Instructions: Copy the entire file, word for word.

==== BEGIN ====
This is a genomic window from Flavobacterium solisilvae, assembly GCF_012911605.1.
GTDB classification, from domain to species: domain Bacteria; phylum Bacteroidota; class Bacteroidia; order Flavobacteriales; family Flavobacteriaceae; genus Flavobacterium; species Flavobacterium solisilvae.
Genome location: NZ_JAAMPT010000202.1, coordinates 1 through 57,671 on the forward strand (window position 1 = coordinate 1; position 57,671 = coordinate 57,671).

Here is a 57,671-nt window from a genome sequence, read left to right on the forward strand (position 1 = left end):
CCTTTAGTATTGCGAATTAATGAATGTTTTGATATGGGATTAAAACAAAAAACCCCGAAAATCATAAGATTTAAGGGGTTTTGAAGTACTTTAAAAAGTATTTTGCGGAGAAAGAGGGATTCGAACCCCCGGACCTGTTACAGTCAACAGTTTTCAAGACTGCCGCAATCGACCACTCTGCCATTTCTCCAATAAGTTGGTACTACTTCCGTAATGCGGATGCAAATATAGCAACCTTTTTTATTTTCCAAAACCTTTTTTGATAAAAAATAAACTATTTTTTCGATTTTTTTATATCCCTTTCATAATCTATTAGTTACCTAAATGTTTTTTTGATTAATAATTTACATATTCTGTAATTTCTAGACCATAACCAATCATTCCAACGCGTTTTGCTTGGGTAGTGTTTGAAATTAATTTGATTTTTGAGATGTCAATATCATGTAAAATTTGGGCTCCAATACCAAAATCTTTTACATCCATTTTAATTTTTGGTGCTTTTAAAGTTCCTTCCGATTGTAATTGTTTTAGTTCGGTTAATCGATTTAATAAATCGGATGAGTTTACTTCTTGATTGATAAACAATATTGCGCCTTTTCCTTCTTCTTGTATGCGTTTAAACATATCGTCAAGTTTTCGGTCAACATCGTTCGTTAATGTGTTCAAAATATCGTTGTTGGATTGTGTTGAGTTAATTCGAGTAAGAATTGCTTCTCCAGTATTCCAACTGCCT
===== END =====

This is a genomic window from Flavobacterium solisilvae, assembly GCF_012911605.1.
GTDB classification, from domain to species: domain Bacteria; phylum Bacteroidota; class Bacteroidia; order Flavobacteriales; family Flavobacteriaceae; genus Flavobacterium; species Flavobacterium solisilvae.
Genome location: NZ_JAAMPT010000202.1, coordinates 1 through 57,671 on the forward strand (window position 1 = coordinate 1; position 57,671 = coordinate 57,671).

Here is a 57,671-nt window from a genome sequence, read left to right on the forward strand (position 1 = left end):
CCTTTAGTATTGCGAATTAATGAATGTTTTGATATGGGATTAAAACAAAAAACCCCGAAAATCATAAGATTTAAGGGGTTTTGAAGTACTTTAAAAAGTATTTTGCGGAGAAAGAGGGATTCGAACCCCCGGACCTGTTACAGTCAACAGTTTTCAAGACTGCCGCAATCGACCACTCTGCCATTTCTCCAATAAGTTGGTACTACTTCCGTAATGCGGATGCAAATATAGCAACCTTTTTTATTTTCCAAAACCTTTTTTGATAAAAAATAAACTATTTTTTCGATTTTTTTATATCCCTTTCATAATCTATTAGTTACCTAAATGTTTTTTTGATTAATAATTTACATATTCTGTAATTTCTAGACCATAACCAATCATTCCAACGCGTTTTGCTTGGGTAGTGTTTGAAATTAATTTGATTTTTGAGATGTCAATATCATGTAAAATTTGGGCTCCAATACCAAAATCTTTTACATCCATTTTAATTTTTGGTGCTTTTAAAGTTCCTTCCGATTGTAATTGTTTTAGTTCGGTTAATCGATTTAATAAATCGGATGAGTTTACTTCTTGATTGATAAACAATATTGCGCCTTTTCCTTCTTCTTGTATGCGTTTAAACATATCGTCAAGTTTTCGGTCAACATCGTTCGTTAATGTGTTCAAAATATCGTTGTTGGATTGTGTTGAGTTAATTCGAGTAAGAATTGCTTCTCCAGTATTCCAACTGCCT